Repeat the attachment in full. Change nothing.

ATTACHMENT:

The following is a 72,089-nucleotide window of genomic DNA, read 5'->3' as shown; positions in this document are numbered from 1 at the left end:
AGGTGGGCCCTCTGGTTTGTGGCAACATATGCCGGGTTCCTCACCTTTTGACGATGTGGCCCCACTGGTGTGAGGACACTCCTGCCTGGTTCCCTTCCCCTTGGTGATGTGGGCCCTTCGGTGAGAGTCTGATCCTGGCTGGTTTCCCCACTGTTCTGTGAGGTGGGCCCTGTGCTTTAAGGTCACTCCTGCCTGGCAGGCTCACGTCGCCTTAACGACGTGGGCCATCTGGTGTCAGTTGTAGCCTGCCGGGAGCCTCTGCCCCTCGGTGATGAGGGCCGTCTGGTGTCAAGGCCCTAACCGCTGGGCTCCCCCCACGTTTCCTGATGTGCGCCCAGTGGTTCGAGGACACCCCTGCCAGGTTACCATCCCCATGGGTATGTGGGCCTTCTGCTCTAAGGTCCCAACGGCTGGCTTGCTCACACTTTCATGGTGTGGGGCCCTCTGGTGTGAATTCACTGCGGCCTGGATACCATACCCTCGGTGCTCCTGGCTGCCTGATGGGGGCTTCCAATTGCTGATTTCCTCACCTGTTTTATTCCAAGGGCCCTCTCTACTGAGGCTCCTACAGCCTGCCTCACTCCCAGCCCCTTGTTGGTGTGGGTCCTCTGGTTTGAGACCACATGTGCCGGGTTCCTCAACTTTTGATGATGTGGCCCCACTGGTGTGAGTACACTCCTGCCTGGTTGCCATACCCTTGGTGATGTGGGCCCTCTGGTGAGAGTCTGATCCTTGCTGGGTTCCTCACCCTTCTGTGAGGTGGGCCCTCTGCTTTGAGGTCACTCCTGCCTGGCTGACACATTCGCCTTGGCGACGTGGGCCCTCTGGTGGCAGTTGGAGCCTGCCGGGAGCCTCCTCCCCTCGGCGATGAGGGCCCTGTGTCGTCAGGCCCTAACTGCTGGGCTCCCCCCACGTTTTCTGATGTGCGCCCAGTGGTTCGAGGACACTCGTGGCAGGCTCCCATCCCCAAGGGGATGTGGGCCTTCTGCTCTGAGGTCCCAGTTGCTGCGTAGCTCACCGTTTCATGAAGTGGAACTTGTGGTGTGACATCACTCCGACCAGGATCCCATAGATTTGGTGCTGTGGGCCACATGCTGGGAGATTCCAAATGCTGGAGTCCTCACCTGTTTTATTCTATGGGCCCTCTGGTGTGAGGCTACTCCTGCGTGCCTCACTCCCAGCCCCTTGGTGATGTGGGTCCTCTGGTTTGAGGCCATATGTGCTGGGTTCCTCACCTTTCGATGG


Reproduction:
The following is a 72,089-nucleotide window of genomic DNA, read 5'->3' as shown; positions in this document are numbered from 1 at the left end:
AGGTGGGCCCTCTGGTTTGTGGCAACATATGCCGGGTTCCTCACCTTTTGACGATGTGGCCCCACTGGTGTGAGGACACTCCTGCCTGGTTCCCTTCCCCTTGGTGATGTGGGCCCTTCGGTGAGAGTCTGATCCTGGCTGGTTTCCCCACTGTTCTGTGAGGTGGGCCCTGTGCTTTAAGGTCACTCCTGCCTGGCAGGCTCACGTCGCCTTAACGACGTGGGCCATCTGGTGTCAGTTGTAGCCTGCCGGGAGCCTCTGCCCCTCGGTGATGAGGGCCGTCTGGTGTCAAGGCCCTAACCGCTGGGCTCCCCCCACGTTTCCTGATGTGCGCCCAGTGGTTCGAGGACACCCCTGCCAGGTTACCATCCCCATGGGTATGTGGGCCTTCTGCTCTAAGGTCCCAACGGCTGGCTTGCTCACACTTTCATGGTGTGGGGCCCTCTGGTGTGAATTCACTGCGGCCTGGATACCATACCCTCGGTGCTCCTGGCTGCCTGATGGGGGCTTCCAATTGCTGATTTCCTCACCTGTTTTATTCCAAGGGCCCTCTCTACTGAGGCTCCTACAGCCTGCCTCACTCCCAGCCCCTTGTTGGTGTGGGTCCTCTGGTTTGAGACCACATGTGCCGGGTTCCTCAACTTTTGATGATGTGGCCCCACTGGTGTGAGTACACTCCTGCCTGGTTGCCATACCCTTGGTGATGTGGGCCCTCTGGTGAGAGTCTGATCCTTGCTGGGTTCCTCACCCTTCTGTGAGGTGGGCCCTCTGCTTTGAGGTCACTCCTGCCTGGCTGACACATTCGCCTTGGCGACGTGGGCCCTCTGGTGGCAGTTGGAGCCTGCCGGGAGCCTCCTCCCCTCGGCGATGAGGGCCCTGTGTCGTCAGGCCCTAACTGCTGGGCTCCCCCCACGTTTTCTGATGTGCGCCCAGTGGTTCGAGGACACTCGTGGCAGGCTCCCATCCCCAAGGGGATGTGGGCCTTCTGCTCTGAGGTCCCAGTTGCTGCGTAGCTCACCGTTTCATGAAGTGGAACTTGTGGTGTGACATCACTCCGACCAGGATCCCATAGATTTGGTGCTGTGGGCCACATGCTGGGAGATTCCAAATGCTGGAGTCCTCACCTGTTTTATTCTATGGGCCCTCTGGTGTGAGGCTACTCCTGCGTGCCTCACTCCCAGCCCCTTGGTGATGTGGGTCCTCTGGTTTGAGGCCATATGTGCTGGGTTCCTCACCTTTCGATGG